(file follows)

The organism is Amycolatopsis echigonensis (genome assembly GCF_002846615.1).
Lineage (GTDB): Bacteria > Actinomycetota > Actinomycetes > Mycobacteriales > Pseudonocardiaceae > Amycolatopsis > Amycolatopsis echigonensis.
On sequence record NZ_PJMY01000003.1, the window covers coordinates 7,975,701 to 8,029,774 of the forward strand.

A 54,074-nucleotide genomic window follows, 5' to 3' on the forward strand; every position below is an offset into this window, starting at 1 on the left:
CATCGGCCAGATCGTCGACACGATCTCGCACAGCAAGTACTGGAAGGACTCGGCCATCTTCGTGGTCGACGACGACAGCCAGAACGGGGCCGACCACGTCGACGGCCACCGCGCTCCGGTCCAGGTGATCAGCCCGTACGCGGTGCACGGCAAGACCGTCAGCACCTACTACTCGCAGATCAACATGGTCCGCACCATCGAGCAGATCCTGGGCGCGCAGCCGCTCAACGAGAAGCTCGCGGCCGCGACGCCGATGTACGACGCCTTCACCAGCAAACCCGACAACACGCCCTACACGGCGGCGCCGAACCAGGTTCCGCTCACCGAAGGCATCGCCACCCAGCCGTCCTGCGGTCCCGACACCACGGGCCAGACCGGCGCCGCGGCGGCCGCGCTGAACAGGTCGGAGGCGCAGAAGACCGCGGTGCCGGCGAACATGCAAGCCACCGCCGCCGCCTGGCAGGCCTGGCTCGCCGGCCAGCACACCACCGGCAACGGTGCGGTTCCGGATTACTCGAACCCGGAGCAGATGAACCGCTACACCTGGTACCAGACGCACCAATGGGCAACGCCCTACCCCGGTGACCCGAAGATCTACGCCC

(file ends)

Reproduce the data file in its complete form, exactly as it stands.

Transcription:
The organism is Amycolatopsis echigonensis (genome assembly GCF_002846615.1).
Lineage (GTDB): Bacteria > Actinomycetota > Actinomycetes > Mycobacteriales > Pseudonocardiaceae > Amycolatopsis > Amycolatopsis echigonensis.
On sequence record NZ_PJMY01000003.1, the window covers coordinates 7,975,701 to 8,029,774 of the forward strand.

A 54,074-nucleotide genomic window follows, 5' to 3' on the forward strand; every position below is an offset into this window, starting at 1 on the left:
CATCGGCCAGATCGTCGACACGATCTCGCACAGCAAGTACTGGAAGGACTCGGCCATCTTCGTGGTCGACGACGACAGCCAGAACGGGGCCGACCACGTCGACGGCCACCGCGCTCCGGTCCAGGTGATCAGCCCGTACGCGGTGCACGGCAAGACCGTCAGCACCTACTACTCGCAGATCAACATGGTCCGCACCATCGAGCAGATCCTGGGCGCGCAGCCGCTCAACGAGAAGCTCGCGGCCGCGACGCCGATGTACGACGCCTTCACCAGCAAACCCGACAACACGCCCTACACGGCGGCGCCGAACCAGGTTCCGCTCACCGAAGGCATCGCCACCCAGCCGTCCTGCGGTCCCGACACCACGGGCCAGACCGGCGCCGCGGCGGCCGCGCTGAACAGGTCGGAGGCGCAGAAGACCGCGGTGCCGGCGAACATGCAAGCCACCGCCGCCGCCTGGCAGGCCTGGCTCGCCGGCCAGCACACCACCGGCAACGGTGCGGTTCCGGATTACTCGAACCCGGAGCAGATGAACCGCTACACCTGGTACCAGACGCACCAATGGGCAACGCCCTACCCCGGTGACCCGAAGATCTACGCCC